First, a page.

Thoughts Out of Season, Part II

By Friedrich Nietzsche

Page 35

workers who sift and cast together the
material because they can never become great historians. They must,
still less, be confounded with them, for they are the necessary
bricklayers and apprentices in the service of the master: just as the
French used to speak, more naïvely than a German would, of the
"historiens de M. Thiers." These workmen should gradually become
extremely learned, but never, for that reason, turn to be masters.
Great learning and great shallowness go together very well under one

Thus, history is to be written by the man of experience and
character. He who has not lived through something greater and nobler
than others, will not be able to explain anything great and noble in
the past. The language of the past is always oracular: you will only
understand it as builders of the future who know the present. We can
only explain the extraordinarily wide influence of Delphi by the fact
that the Delphic priests had an exact knowledge of the past: and,
similarly, only he who is building up the future has a right to judge
the past. If you set a great aim before your eyes, you control at the
same time the itch for analysis that makes the present into a desert
for you, and all rest, all peaceful growth and ripening, impossible.
Hedge yourselves with a great, all-embracing hope, and strive on.
Make of yourselves a mirror where the future may see itself, and
forget the superstition that you are Epigoni. You have enough to
ponder and find out, in pondering the life of the future: but do not
ask history to show you the means and the instrument to it. If you
live yourselves back into the history of great men, you will find in
it the high command to come to maturity and leave that blighting
system of cultivation offered by your time: which sees its own profit
in not allowing you to become ripe, that it may use and dominate you
while you are yet unripe. And if you want biographies, do not look
for those with the legend "Mr. So-and-so and his times," but for one
whose title-page might be inscribed "a fighter against his time."
Feast your souls on Plutarch, and dare to believe in yourselves when
you believe in his heroes. A hundred such men--educated against the
fashion of to-day, made familiar with the heroic, and come to
maturity--are enough to give an eternal quietus to the noisy sham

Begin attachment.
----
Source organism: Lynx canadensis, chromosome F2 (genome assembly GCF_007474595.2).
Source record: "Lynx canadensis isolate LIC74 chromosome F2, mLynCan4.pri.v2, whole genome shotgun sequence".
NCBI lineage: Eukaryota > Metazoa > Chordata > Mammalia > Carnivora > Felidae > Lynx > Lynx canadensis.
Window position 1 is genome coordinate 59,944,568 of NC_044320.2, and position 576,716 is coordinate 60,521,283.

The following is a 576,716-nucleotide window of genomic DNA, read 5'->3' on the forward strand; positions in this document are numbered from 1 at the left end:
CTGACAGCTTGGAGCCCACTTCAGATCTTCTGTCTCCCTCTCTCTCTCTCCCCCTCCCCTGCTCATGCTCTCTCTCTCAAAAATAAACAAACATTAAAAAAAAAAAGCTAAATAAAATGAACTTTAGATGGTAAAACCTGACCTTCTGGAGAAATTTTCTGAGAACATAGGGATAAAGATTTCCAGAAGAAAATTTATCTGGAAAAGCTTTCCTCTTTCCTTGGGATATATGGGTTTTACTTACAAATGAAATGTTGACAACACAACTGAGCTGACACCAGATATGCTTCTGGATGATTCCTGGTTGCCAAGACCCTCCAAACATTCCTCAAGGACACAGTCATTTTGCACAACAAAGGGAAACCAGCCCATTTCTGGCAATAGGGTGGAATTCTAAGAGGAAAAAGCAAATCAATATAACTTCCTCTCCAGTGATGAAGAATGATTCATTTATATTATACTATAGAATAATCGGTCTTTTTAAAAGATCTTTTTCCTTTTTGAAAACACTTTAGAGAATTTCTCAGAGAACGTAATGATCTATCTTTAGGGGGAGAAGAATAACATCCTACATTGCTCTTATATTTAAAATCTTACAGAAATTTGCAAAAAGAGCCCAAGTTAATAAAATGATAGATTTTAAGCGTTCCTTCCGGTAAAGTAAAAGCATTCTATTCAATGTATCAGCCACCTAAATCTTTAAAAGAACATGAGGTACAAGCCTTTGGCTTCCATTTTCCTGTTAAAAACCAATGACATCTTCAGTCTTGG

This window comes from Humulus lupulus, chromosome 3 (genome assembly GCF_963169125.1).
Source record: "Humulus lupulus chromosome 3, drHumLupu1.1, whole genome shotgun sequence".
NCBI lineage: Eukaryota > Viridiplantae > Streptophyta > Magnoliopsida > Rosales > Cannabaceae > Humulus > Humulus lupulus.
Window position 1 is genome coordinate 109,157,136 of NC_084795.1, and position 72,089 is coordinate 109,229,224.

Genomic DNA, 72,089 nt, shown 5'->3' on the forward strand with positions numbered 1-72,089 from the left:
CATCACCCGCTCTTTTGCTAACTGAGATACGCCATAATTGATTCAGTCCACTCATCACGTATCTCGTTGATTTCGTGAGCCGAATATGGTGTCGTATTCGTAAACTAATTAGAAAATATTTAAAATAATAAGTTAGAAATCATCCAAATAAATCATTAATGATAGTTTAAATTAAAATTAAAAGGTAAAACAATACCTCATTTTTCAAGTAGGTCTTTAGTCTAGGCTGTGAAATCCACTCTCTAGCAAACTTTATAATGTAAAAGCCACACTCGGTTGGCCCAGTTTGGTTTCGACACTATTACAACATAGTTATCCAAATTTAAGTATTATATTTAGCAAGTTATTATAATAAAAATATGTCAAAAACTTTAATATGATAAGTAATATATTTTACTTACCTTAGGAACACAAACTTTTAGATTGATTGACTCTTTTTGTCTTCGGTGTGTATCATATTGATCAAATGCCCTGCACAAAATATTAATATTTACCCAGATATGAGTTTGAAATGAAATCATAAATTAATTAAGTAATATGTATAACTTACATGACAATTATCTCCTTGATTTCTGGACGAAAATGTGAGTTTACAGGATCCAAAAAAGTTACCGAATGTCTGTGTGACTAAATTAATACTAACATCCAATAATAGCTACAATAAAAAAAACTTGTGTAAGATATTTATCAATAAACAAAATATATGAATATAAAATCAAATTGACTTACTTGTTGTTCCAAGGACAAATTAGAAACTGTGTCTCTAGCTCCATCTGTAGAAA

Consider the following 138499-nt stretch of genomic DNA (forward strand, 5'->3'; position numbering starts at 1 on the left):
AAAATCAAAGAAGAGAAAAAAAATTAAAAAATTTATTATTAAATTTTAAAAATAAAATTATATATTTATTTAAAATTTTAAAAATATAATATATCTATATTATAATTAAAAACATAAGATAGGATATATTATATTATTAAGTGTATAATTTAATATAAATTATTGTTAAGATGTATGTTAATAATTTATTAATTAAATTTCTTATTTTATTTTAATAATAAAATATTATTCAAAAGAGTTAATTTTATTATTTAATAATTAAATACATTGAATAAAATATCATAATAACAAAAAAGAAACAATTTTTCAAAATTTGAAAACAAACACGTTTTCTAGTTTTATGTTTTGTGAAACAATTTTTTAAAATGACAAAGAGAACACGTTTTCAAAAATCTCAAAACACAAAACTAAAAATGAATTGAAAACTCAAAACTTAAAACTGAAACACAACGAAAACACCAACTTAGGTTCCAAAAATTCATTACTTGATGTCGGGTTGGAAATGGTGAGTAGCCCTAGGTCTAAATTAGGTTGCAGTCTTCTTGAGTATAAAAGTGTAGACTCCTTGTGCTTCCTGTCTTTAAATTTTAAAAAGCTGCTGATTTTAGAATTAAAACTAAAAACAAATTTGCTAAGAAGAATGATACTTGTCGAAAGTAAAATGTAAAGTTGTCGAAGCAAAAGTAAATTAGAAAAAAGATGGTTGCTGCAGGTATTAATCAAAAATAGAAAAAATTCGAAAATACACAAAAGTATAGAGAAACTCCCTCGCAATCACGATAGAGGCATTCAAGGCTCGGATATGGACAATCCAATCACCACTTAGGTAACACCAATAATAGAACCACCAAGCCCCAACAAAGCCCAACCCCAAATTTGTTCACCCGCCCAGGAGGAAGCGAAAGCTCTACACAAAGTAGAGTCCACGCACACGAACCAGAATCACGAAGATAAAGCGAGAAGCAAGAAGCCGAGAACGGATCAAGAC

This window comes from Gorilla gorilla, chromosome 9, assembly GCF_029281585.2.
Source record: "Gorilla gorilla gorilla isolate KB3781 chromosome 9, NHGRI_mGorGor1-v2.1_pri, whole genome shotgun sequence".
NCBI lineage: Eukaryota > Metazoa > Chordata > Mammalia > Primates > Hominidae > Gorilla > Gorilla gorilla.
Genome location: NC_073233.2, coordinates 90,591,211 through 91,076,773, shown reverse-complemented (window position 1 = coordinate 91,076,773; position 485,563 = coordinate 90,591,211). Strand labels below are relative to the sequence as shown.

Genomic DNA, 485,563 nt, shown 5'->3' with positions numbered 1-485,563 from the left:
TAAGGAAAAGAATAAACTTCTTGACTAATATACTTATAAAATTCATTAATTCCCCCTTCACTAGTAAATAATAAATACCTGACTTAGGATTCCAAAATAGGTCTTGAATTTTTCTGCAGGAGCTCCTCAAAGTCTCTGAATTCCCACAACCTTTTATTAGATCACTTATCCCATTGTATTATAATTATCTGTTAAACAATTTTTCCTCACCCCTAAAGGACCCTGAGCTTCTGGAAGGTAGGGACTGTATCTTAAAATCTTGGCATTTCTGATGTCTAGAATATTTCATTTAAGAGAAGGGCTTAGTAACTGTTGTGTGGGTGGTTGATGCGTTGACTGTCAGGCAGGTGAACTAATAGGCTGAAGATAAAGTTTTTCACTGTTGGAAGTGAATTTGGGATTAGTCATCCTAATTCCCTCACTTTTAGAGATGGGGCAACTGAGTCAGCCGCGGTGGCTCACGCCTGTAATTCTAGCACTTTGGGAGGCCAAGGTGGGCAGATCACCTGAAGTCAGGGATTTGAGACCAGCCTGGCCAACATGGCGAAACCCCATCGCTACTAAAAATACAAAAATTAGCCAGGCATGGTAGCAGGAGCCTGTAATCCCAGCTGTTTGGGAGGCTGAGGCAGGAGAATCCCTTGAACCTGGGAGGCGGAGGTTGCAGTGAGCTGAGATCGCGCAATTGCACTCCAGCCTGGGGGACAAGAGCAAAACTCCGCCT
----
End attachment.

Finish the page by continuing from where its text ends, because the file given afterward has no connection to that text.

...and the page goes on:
education of this time.


The unrestrained historical sense, pushed to its logical extreme,
uproots the future, because it destroys illusions and robs existing

Last Page Next Page

Text Comparison with The Joyful Wisdom

Page 17
_For Consideration.
Page 42
_Unconditional Duties.
Page 83
"What should I do with the child," he asked, "it is wretched, deformed, and has not even enough of life to die.
Page 85
Page 86
_Art and Nature.
Page 109
Page 123
But in the primitive period of the human race, the latter and the former propositions were identical, the first were not generalisations of the second, but the second were explanations of the first.
Page 138
_—The first musician for me would be he who knew only the sorrow.
Page 163
It is especially terrifying to him that the hardest is here demanded, that the best is done without the reward of praise or distinction; it is rather as among soldiers—almost nothing but blame and sharp reprimand _is heard_; for doing well prevails here as the rule, doing ill as the exception; the rule, however, has, here as everywhere, a silent tongue.
Page 179
"_Life as a means to knowledge_"—with this principle in one's heart, one can not only be brave, but can even _live joyfully and laugh joyfully_! And who could know how to laugh well and live well, who did not first understand the full meaning of war and victory! 325.
Page 189
—That from which we suffer most profoundly and personally is almost incomprehensible and inaccessible to every one else: in this matter we are hidden from our neighbour even when he eats at the same table with us.
Page 204
It should be taken as symptomatic when individual philosophers, as for example, the consumptive Spinoza, have seen and have been obliged to see the principal feature of life precisely in the so-called self-preservative instinct:—they have just been men in states of distress.
Page 207
The European disguises himself _in morality_ because he has become a sick, sickly, crippled animal, who has good reasons for being "tame," because he is almost an abortion, an imperfect, weak and clumsy thing.
Page 220
circumstances a _nobler_ institution than the State.
Page 235
Page 246
As 'neath a shady tree I sat After long toil to take my pleasure, I heard a tapping "pit-a-pat" Beat prettily in rhythmic measure.
Page 247
"Yes, yes, good sir, you are a poet," Chirped out the pecker, mocking me.
Page 248
"Yes, yes, good sir, you are a poet," Chirped out the pecker, mocking me.
Page 255
Pinching sore, in devil's mood, Love doth plague my crupper: Truly I can eat no food: Farewell, onion-supper! Seaward sinks the moon away, The stars are wan, and flare not: Dawn approaches, gloomy, grey, Let Death come! I care not! .
Page 256
Ah, what I wrote on board and wall With foolish heart, in foolish scrawl, I meant but for their decoration! Yet say you, "Fools' abomination! Both board and wall require purgation, And let no trace our eyes appal!" .